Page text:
Tuesday, June 27, 2023

Bandit: Bandit's Silver Angel

Buckle Up! Or Don't, As It Were.

One last time, into the breach!

Tonight's nostalgic pic is "Bandit: Bandit's Silver Angel" (Universal Television, 1994). The Bandit (Brian Bloom) is plagued by strange dreams: He's trapped in a carnival on a carousel, while an old man in a jester costume laughs at him. Just as he awakens, he's surprised by visit from his "uncle," Cyrus Hadley (Donald O'Connor), an old con man and owner of Hadley's Carnival, who wants the Bandit to take over his circus while he's off on his honeymoon with his then fiancée, "Angel."

I will admit, that Donald O'Connor is pretty entertaining for his brief appearance.

The Bandit steadfastly refuses and drops the old codger off at his circus. The very next day, a beautiful woman who identifies herself as Angel Austin (Traci Lords) shows up at Bandit and his friend Lynn's (Brian Krause) backyard barbecue to inform him that Cyrus is dead, and that he requested Bandit be present for the reading of the will.
This introduction is pretty weird, and you keep waiting for a twist (that never comes).

Intrigued by the beauty (who tells him that she and Cyrus were never an item), he shows up, only to find out that Cyrus left the circus to Angel, who immediately becomes the target of mobsters hired by Leonard Blair (Lou Criscoulo) to shakedown the carnival.
Is the villainous man with shaded threats the bad guy? You'll have to watch to find out! Just kidding: He is.

Offering to buy the carnival in order to deal with the attacks, Bandit is nearly killed by a booby trap in his car set by shady maintenance man named Martin (played by Brian Bloom's brother Scott Bloom).
Scott Bloom, shown here in blackface -- er, grease.

Meanwhile, corrupt Sheriff Buddy Clanton (David Lenthall) is going to be on a nationally syndicated cop show called "Badges," and ups his game trying to wrangle The Bandit while helping Blair continue his attacks on the circus.
He's not portrayed as hard-edged, but this is the closest the TV show comes to Jackie Gleason.

With so much coming at him from all sides, can The Bandit and Lynn save the day?

Brief background

This is the seventh and final film in the "Bandit" series, the sixth directed by series creator (and famed Hollywood stuntman) Hal Needham, and the fourth entry in the television series. It is co-written by Jay Huguely who worked on a number of famous (and infamous) television shows and feature films.

My thoughts on this movie

The film starts out… not great. At first it seems like it's going to be another slow-paced "fish out of water" story where The Bandit is taken advantage of and conned by literally every other character in the show, surviving by dumb luck and circumstance, with the occasional car crash thrown in.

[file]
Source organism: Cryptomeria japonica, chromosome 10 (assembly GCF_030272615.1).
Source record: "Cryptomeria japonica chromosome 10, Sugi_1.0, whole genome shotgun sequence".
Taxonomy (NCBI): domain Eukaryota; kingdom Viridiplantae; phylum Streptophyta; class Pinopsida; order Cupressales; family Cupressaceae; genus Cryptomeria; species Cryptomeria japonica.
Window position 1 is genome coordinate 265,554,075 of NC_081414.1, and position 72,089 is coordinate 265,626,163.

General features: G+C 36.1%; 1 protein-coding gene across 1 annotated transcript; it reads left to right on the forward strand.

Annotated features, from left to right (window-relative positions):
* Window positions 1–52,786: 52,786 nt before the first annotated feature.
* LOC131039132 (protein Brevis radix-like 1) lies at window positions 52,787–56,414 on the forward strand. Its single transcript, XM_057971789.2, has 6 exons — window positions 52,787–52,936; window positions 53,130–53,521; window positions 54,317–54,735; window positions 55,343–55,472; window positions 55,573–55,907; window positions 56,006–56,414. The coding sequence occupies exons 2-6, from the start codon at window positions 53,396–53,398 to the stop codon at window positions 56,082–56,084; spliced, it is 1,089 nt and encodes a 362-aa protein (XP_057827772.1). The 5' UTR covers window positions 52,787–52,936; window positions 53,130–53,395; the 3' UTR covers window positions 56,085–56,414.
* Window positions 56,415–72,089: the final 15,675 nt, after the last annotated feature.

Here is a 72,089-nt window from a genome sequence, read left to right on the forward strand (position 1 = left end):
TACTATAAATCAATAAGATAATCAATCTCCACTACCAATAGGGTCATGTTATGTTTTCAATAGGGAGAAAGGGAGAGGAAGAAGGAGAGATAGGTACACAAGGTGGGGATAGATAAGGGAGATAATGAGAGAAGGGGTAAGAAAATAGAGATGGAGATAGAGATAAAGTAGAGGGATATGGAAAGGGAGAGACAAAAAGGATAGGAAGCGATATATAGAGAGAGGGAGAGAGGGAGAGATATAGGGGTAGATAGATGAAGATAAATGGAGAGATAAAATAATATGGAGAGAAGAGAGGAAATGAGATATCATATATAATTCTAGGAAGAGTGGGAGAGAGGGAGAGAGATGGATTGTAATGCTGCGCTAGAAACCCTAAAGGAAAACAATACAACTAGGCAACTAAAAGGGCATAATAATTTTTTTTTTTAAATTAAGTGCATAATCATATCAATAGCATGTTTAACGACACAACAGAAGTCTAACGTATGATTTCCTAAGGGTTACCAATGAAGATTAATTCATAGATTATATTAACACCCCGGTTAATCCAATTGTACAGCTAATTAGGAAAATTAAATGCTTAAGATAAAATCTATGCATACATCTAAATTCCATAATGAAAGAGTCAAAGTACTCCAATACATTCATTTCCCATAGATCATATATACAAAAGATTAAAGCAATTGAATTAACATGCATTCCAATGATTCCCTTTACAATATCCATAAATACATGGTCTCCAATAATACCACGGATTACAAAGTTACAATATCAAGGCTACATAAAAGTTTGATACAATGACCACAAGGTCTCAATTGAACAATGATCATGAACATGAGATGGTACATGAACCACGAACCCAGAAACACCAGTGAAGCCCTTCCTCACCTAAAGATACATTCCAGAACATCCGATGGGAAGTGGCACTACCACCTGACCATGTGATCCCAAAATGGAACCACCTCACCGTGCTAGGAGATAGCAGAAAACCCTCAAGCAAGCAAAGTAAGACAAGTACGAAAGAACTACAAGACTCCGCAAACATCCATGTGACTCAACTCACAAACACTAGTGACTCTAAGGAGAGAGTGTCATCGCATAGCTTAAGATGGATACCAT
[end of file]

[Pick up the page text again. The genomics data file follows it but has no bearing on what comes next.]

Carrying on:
Okay, there are plenty of car crashes in this movie.

But believe it or not, it actually turns itself around in the second half! In a desperate move to avoid the powers that be, the circus forms a convoy that has to drive their eighteen wheelers on backroads, precariously over a sketchy river ferry, and down some dangerous inclines, while The Bandit runs interference with the Sheriff and the criminals.
Despite the slow pace, I was intrigued with the convoy escape across the lake.

Off-roading eighteen wheelers is never a good idea.

For the most part, it works pretty well (but man, it drags getting there). This actually makes it the second best in the television series, and in my estimation the fourth best "Bandit" movie overall. It has the dynamic of the "Smokey" in the form of Sheriff Clanton and his idiot nephew deputy standing in for Buford T. Justice and Junior, which has been largely absent from the television episodes.
Pictured: Comic relief.

Deputy Junior.

Semi-safe for kids

As usual, there are no minorities represented (like, at all, thank you whitewashed 90s television *bleh*), very little swearing (the word "damn" is thrown around a few time), and very little gunplay (the mobsters take a few shots at the carnival convoy, but no one is hit). It should be okay to watch with youngsters, except for a weird sequence where The Bandit kisses Angel on the merry-go-round and features the most bloom-lit motion-smeared effects that a Video Toaster in 1994 had to offer.

Seriously, what is this?!

It's off-putting, kind of nauseating, but mercifully brief. Again, there are NO SEATBELTS AT ALL. People survive devastating car crashes without them, and there's one hilarious moment where Angel braces herself in the car by propping herself against the dash with her leg, like that would help.

Where can you watch it?

As of this writing, you can't stream it anywhere (legally) that I could find, but you can find it on the "Smokey and The Bandit: The Outlaw Collection" 7 DVD set, which is where I watched it.

Wrapping this up

So, overall, what did I think of "The Smokey and the Bandit" Series? The first one is pretty good: A solid watch. The second one is worth watching for the spectacle of it all. The third film (not directed by Hal Needham and not starring Burt Reynolds) is simply awful. The syndicated television series is mostly superfluous, but if you want to watch the best of them, watch "Bandit Bandit" or tonight's feature, otherwise they're not very good and fail to capture the energy of the first two movies.

Pure Reynolds charm. And Mustache.

I hope that you've enjoyed this look at these films. Do you have a "Smokey and The Bandit" memory? Did you enjoy these movies? Did Burt Reynolds wrong you in some way (hey, it's probable)?

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